GEORG WIDMANN AND EARLY PIETIST MISSIONS AMONG THE JEWS (Georg Widmann und die Anfänge der pietistischen Judenmission)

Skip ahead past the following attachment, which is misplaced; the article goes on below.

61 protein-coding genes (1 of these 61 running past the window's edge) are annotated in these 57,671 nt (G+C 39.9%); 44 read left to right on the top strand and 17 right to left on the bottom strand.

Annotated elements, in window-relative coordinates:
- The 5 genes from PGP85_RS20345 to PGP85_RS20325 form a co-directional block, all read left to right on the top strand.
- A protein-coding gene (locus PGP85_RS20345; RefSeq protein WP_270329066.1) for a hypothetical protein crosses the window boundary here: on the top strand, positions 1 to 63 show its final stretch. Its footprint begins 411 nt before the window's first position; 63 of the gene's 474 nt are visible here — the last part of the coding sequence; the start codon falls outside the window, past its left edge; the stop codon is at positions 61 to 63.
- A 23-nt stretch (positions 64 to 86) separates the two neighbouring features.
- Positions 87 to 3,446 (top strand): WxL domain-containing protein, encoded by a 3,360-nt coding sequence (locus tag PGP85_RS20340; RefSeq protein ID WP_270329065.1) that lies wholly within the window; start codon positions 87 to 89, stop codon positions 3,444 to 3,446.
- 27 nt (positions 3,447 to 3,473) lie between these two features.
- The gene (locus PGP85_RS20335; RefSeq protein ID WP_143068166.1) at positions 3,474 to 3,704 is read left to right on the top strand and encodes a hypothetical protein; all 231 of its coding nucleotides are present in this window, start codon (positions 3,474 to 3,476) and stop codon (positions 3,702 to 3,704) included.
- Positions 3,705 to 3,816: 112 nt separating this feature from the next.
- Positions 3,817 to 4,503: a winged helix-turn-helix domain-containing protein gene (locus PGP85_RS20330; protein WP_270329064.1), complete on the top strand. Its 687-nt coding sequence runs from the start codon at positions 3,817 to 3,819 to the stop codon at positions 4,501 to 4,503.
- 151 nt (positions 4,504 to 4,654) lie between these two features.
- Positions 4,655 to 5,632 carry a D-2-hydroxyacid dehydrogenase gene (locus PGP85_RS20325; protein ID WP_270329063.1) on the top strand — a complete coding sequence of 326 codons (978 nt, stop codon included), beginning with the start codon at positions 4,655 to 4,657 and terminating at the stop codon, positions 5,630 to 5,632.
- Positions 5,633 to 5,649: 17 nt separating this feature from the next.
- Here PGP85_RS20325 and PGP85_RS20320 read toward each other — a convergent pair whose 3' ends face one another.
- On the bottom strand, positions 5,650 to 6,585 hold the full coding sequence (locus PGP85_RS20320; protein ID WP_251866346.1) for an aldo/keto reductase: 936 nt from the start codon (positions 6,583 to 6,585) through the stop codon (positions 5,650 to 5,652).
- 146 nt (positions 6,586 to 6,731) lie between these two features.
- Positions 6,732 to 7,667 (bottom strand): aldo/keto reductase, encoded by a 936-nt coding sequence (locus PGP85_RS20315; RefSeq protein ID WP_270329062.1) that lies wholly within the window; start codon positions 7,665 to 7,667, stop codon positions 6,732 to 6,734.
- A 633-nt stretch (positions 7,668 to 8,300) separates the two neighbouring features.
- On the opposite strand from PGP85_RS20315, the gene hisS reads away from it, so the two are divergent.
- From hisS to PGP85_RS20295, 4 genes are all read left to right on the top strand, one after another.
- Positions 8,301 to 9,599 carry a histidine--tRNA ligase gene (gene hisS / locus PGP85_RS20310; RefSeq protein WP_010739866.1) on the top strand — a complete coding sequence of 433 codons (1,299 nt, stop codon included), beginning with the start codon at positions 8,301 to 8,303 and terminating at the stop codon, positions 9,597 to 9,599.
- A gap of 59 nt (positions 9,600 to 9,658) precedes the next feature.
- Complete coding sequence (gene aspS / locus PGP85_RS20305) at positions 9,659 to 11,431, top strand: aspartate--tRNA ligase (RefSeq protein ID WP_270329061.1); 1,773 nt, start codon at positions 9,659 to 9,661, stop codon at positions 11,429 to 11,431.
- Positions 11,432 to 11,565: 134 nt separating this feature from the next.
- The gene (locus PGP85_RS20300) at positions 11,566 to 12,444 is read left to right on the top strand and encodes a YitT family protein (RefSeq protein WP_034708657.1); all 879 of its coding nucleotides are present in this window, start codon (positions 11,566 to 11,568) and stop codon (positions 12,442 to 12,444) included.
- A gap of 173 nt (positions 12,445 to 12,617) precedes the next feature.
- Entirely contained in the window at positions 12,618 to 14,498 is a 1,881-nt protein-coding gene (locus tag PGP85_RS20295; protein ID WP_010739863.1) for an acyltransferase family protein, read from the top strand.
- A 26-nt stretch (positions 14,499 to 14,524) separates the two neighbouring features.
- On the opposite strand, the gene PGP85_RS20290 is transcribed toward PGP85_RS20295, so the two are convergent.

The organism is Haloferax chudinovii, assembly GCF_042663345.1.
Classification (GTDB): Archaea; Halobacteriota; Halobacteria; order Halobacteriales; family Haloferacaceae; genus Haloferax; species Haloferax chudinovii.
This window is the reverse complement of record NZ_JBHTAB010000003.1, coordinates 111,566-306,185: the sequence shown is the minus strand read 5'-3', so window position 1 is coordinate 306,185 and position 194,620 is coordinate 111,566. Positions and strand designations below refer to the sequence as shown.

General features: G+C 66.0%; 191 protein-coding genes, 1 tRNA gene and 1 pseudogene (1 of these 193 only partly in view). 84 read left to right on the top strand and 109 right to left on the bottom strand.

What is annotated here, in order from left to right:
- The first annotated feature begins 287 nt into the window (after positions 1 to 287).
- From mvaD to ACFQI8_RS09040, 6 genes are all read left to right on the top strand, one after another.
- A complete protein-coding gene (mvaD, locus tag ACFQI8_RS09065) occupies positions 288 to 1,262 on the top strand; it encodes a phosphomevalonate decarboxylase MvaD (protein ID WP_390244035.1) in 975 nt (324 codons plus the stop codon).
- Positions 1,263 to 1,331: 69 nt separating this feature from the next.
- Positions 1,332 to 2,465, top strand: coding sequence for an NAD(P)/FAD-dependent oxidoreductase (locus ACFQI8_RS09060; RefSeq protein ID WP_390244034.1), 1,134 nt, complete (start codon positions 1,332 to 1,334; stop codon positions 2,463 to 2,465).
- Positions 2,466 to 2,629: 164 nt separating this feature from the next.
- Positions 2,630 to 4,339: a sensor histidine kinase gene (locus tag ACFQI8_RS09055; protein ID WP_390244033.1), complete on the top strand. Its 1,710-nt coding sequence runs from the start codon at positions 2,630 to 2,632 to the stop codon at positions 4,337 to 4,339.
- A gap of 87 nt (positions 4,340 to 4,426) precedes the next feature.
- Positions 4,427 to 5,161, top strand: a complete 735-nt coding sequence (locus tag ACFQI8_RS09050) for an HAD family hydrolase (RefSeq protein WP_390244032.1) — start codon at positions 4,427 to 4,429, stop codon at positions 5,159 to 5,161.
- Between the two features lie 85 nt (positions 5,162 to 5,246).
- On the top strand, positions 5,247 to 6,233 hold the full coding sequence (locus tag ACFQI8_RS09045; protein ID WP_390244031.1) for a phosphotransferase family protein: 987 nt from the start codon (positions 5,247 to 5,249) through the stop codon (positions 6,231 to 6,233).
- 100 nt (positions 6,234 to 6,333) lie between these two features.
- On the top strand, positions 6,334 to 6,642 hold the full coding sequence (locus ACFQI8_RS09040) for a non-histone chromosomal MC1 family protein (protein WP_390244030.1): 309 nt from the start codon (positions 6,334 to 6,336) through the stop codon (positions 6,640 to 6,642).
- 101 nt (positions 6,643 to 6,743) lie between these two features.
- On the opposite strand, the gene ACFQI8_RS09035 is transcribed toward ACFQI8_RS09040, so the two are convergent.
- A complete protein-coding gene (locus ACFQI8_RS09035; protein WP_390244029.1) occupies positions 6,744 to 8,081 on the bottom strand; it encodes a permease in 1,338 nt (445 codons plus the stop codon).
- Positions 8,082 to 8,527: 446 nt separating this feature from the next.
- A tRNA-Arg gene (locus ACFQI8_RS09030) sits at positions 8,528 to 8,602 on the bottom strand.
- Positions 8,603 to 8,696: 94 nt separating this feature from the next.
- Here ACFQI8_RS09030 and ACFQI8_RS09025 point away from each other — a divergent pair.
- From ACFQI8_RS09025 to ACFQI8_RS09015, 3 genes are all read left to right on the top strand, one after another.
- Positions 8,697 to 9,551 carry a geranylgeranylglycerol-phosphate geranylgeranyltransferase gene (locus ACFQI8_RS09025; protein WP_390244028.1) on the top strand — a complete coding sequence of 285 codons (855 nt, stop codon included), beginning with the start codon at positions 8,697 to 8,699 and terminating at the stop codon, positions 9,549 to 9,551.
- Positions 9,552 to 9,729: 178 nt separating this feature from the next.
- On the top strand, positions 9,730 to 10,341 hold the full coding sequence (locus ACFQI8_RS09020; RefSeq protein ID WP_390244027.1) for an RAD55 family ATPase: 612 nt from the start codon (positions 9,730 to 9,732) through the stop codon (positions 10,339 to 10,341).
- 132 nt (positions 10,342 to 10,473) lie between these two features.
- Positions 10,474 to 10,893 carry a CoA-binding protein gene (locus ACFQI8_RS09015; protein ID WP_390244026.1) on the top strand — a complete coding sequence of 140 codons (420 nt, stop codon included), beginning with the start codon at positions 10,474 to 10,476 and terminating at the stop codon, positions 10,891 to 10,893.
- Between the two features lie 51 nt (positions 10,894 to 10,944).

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The first missionary expedition from the years 1730-31 occupies a special place in the annals of Institutum Judaicum et Muhammedicum. It made such a big impression on its participants and the founder, Johann Heinrich Callenberg, that it started missionary peregrinations that lasted for more than 50 years. That mission was the idea of Georg Widmann, who previously travelled across Germany, Poland and Hungary for two years with a private mission among Jews. He described it in the missionary autobiography attached to this article, written at Callenberg's request. In the course of his missionary wandering, Widmann came across the Land Rabbi of Wielkopolska, Jaakow Mordechej ben Naftali ha-Kohen, who, by Widmann's account, got to appreciate highly the Institute's publications. Upon receiving an informal approval from the Land Rabbi, Widmann went to Halle and assured Callenberg that many Jews in Poland were leaning toward Christianity. They were not abandoning the Judaic faith, however, because they did not want to sever ties to their people and preferred to work covertly on converting the rest. He guaranteed that the Institute's publications could be distributed in Poland. He also insisted that it was necessary to convince the Land Rabbi to move to the Evangelical church, together with his followers. Callenberg accepted Widmann as his associate and consented to his travel to Poland in the capacity of the Institute's representative. Theology Student Johann Andreas Manitius was to accompany Widmann and verify his accounts. The expedition ended in a fiasco, with the rabbi refusing to enter an Evangelical church and urging the Jews to burn the Institute's publications. However, this did not deter the Institute's collaborators, who continued such missions until the 1780s.
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